Anableps - the Four-eyed Fish (Cuatro-ojos)

Anableps dovii Gill - The Four Eye Fish

Way back in1955, a man name William A Sternke who owned a thriving tropical fish farm in Miami Florida set out on a mission to bring a truly unusual fish to the aquarium. The adventure that followed brought us the Anableps, also called Cuatro- Ojos (Spanish for “four-eyes”) in its native Central America and northern South America. Still available today, though rare, this fish is not only fascinating, it is a live-bearer that has 2-inch young and can see above and beneath water simultaneously.

Anableps are a great novelty of the fish world. Although this olive-colored fish does not really have four eyes, an eye that sees two different images at once is remarkable enough to start many conversations in any circle of friends or academics.

First a little about the fish that still takes people by surprise, usually seen in public aquariums, but still occasionally available for the home enthusiast. Calm, easy to care for, and a real conversation starter, the Anableps seem like a creature from another planet. There is simply nothing like this fish in nature if you have never seen one I highly suggest you seek them out!

Imagine a fish that sees out of the water and in the water, at the same time. Scientists would be hard put to design an eye with such a capability. Yet nature has produced a fish with remarkable simultaneous aerial and aquatic vision. Anableps have perhaps the most complicated eyes in the animal kingdom.

While Anableps has only two eyes, in reality, they function like four.

Anableps habitually swims at the surface of the water with half of its bulging eye above water and half beneath the surface. The upper half (above the water) looks through the air for birds and other enemies. At the same time, the lower half looks through the water in search of food.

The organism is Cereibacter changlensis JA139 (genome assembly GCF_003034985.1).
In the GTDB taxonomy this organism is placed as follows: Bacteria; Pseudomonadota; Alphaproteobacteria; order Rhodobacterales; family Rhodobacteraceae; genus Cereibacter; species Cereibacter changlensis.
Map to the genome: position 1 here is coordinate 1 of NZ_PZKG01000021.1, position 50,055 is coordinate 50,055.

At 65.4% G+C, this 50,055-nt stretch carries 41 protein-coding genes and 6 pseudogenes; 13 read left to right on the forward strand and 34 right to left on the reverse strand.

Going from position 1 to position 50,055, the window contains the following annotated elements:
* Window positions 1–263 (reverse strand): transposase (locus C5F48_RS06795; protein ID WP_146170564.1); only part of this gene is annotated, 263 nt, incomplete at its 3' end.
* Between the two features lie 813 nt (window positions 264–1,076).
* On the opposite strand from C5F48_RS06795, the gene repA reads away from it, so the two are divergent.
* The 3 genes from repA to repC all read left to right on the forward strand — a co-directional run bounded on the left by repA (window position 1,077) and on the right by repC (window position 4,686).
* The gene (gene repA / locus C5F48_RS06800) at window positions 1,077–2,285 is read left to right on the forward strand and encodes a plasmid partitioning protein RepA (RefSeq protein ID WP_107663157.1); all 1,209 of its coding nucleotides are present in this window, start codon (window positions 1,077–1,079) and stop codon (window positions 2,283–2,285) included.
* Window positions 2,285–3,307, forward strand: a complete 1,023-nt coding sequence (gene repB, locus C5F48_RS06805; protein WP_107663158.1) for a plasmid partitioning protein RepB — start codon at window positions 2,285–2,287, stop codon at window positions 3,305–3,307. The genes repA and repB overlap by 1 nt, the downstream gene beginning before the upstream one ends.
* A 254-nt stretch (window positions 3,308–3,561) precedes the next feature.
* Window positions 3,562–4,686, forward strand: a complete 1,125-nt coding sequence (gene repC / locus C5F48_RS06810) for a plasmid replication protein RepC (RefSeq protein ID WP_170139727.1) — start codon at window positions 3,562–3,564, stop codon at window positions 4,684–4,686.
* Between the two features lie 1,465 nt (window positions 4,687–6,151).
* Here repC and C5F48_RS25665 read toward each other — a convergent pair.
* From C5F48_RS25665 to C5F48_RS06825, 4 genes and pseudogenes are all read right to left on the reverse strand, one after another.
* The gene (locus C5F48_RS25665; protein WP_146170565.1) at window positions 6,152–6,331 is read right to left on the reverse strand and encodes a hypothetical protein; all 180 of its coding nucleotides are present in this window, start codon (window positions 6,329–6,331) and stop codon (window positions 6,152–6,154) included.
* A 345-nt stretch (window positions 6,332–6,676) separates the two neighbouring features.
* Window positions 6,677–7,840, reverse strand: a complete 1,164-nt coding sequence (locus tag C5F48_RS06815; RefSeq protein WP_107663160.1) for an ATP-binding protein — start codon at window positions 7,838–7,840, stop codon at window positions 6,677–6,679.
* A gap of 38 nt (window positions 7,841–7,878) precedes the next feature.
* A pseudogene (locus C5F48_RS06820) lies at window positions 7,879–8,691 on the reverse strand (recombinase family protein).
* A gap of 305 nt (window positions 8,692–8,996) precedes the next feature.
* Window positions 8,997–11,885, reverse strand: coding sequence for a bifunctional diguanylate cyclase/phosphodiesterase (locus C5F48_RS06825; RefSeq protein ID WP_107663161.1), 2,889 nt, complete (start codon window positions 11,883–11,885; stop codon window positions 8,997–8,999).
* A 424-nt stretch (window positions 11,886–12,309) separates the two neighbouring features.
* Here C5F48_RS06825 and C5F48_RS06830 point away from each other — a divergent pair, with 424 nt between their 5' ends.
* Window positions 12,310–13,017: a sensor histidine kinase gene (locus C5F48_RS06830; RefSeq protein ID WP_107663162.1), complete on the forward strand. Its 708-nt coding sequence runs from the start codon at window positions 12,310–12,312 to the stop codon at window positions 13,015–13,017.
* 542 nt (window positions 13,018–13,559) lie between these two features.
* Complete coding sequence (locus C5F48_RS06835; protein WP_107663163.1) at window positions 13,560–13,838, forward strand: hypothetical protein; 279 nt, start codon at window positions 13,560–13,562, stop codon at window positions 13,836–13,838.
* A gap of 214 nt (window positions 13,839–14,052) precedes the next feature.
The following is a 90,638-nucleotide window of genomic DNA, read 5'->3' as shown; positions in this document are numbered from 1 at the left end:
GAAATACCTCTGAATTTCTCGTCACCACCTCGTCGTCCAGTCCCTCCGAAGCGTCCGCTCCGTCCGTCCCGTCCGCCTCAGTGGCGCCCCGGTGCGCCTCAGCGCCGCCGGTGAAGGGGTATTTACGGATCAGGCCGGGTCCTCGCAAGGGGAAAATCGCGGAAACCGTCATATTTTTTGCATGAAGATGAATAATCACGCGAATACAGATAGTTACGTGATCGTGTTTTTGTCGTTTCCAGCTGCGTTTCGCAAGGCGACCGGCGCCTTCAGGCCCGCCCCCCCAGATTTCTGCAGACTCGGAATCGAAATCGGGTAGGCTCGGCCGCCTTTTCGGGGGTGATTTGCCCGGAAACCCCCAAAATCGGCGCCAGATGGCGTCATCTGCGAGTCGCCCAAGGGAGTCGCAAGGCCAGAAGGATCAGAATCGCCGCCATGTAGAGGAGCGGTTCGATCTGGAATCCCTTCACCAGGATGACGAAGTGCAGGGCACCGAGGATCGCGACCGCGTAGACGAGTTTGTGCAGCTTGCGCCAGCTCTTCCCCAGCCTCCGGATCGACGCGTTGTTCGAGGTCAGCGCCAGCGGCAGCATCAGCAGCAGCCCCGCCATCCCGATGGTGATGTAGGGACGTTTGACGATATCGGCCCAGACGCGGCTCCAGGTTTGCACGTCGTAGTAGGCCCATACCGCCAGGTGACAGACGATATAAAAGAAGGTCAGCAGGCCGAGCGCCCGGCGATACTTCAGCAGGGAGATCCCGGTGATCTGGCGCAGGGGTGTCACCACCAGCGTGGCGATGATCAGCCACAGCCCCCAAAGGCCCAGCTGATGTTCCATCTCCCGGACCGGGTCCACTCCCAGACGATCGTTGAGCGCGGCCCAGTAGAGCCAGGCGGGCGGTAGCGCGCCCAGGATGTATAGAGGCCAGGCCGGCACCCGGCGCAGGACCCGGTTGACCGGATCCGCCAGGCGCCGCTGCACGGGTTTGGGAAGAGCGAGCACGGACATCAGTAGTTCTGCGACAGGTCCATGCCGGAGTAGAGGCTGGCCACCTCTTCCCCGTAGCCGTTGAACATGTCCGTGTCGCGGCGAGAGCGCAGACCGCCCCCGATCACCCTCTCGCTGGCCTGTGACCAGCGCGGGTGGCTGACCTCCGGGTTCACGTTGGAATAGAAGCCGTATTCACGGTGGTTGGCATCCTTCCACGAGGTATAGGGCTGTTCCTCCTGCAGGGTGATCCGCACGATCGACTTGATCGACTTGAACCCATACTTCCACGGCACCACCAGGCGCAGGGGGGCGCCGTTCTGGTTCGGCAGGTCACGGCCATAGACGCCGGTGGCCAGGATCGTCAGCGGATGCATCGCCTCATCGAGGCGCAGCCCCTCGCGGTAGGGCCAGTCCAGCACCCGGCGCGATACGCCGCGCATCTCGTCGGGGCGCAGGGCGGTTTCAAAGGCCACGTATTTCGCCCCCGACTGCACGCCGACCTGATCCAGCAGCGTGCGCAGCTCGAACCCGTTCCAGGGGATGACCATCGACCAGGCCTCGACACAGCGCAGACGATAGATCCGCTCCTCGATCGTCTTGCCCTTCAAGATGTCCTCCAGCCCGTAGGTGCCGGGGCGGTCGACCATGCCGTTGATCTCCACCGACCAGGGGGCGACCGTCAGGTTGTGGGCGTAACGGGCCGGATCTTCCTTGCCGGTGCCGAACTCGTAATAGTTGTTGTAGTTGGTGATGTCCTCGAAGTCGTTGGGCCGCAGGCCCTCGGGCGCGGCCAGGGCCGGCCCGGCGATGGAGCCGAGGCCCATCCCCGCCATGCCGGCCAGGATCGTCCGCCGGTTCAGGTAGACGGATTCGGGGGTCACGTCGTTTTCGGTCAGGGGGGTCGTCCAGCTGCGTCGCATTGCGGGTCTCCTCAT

To keep its eyes from drying out, Anableps frequently ducks its head under the water for an instant.

A local aquarium store in Orlando Florida that specializes in live plants and aquascaping, Dark Water Aquatics, had a pair of these remarkable fish in an artificial running stream setting. It is hard to describe how amazing it is to see them live and in action.

The eyes of the four-eyed fish are a marvel of optical engineering. The iris of the eye is divided in two- precisely at the water line. Aquatic vision requires a thicker lens than aerial vision. Anableps has an egg-shaped lens, with the pointed end downward. Thus, light from the water passes through the long dimension of the lens, and light from the air passes across the short dimension.

By this means, the same lens serves the purpose of forming two different images at the same time. Further, this fish’s eye has two separate retinas, one on top and one on the bottom. Things the fish’s eye sees from above the water focus on the lower retina, and things are seen in the water focus on the upper retina.

The Anableps averages 6 inches in length full grown and is relatively rare to find for sale in pet stores, but its limited ability is due, in great part to the efforts of William A.

Sternke. Sternke, a professional breeder and commercial fish farm owner in Miami, Florida, in the 1950s through the 1970s, collected these strange fish and was believed to be the first to breed the Anableps in captivity.

In fact, he's believed to be responsible for the distribution of this amazing fish to the United States, then all North America and later around the world from his modest commercial fish farm in Florida. Ann article in The Aquarium in May 1957 gave an interesting account of how Mr. Sternke collected Anableps in Mexico: